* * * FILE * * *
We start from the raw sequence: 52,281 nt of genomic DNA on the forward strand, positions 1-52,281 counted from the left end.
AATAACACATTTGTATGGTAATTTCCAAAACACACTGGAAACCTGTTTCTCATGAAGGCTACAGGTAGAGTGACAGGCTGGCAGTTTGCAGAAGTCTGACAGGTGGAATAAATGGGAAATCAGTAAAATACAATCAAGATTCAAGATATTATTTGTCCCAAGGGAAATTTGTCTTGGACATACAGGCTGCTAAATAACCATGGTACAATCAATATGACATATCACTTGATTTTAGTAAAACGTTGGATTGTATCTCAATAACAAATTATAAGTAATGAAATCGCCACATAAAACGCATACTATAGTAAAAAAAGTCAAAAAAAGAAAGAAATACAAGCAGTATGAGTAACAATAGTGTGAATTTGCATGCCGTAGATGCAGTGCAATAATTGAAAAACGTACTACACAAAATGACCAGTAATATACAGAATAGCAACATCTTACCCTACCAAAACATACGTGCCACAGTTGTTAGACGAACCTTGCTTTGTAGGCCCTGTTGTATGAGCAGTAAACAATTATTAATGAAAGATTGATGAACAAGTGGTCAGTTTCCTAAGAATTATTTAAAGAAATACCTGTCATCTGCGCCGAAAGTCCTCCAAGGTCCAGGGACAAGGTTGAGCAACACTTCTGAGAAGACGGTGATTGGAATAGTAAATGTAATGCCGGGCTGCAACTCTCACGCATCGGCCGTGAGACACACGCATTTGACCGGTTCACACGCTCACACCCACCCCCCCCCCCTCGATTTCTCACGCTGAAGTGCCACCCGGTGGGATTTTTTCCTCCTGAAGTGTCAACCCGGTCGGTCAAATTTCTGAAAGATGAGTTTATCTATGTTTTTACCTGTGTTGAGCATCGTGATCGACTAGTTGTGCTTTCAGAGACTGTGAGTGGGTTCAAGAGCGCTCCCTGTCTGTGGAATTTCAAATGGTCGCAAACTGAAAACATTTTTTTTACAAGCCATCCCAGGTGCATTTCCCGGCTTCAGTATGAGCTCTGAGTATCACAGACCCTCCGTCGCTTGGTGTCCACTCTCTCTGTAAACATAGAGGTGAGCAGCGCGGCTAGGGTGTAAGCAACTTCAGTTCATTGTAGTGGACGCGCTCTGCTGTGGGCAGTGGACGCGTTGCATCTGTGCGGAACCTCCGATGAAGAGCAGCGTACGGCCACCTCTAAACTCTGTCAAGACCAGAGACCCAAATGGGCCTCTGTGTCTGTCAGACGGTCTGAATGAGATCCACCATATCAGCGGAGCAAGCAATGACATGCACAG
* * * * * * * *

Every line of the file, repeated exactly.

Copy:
We start from the raw sequence: 52,281 nt of genomic DNA on the forward strand, positions 1-52,281 counted from the left end.
AATAACACATTTGTATGGTAATTTCCAAAACACACTGGAAACCTGTTTCTCATGAAGGCTACAGGTAGAGTGACAGGCTGGCAGTTTGCAGAAGTCTGACAGGTGGAATAAATGGGAAATCAGTAAAATACAATCAAGATTCAAGATATTATTTGTCCCAAGGGAAATTTGTCTTGGACATACAGGCTGCTAAATAACCATGGTACAATCAATATGACATATCACTTGATTTTAGTAAAACGTTGGATTGTATCTCAATAACAAATTATAAGTAATGAAATCGCCACATAAAACGCATACTATAGTAAAAAAAGTCAAAAAAAGAAAGAAATACAAGCAGTATGAGTAACAATAGTGTGAATTTGCATGCCGTAGATGCAGTGCAATAATTGAAAAACGTACTACACAAAATGACCAGTAATATACAGAATAGCAACATCTTACCCTACCAAAACATACGTGCCACAGTTGTTAGACGAACCTTGCTTTGTAGGCCCTGTTGTATGAGCAGTAAACAATTATTAATGAAAGATTGATGAACAAGTGGTCAGTTTCCTAAGAATTATTTAAAGAAATACCTGTCATCTGCGCCGAAAGTCCTCCAAGGTCCAGGGACAAGGTTGAGCAACACTTCTGAGAAGACGGTGATTGGAATAGTAAATGTAATGCCGGGCTGCAACTCTCACGCATCGGCCGTGAGACACACGCATTTGACCGGTTCACACGCTCACACCCACCCCCCCCCCCTCGATTTCTCACGCTGAAGTGCCACCCGGTGGGATTTTTTCCTCCTGAAGTGTCAACCCGGTCGGTCAAATTTCTGAAAGATGAGTTTATCTATGTTTTTACCTGTGTTGAGCATCGTGATCGACTAGTTGTGCTTTCAGAGACTGTGAGTGGGTTCAAGAGCGCTCCCTGTCTGTGGAATTTCAAATGGTCGCAAACTGAAAACATTTTTTTTACAAGCCATCCCAGGTGCATTTCCCGGCTTCAGTATGAGCTCTGAGTATCACAGACCCTCCGTCGCTTGGTGTCCACTCTCTCTGTAAACATAGAGGTGAGCAGCGCGGCTAGGGTGTAAGCAACTTCAGTTCATTGTAGTGGACGCGCTCTGCTGTGGGCAGTGGACGCGTTGCATCTGTGCGGAACCTCCGATGAAGAGCAGCGTACGGCCACCTCTAAACTCTGTCAAGACCAGAGACCCAAATGGGCCTCTGTGTCTGTCAGACGGTCTGAATGAGATCCACCATATCAGCGGAGCAAGCAATGACATGCACAG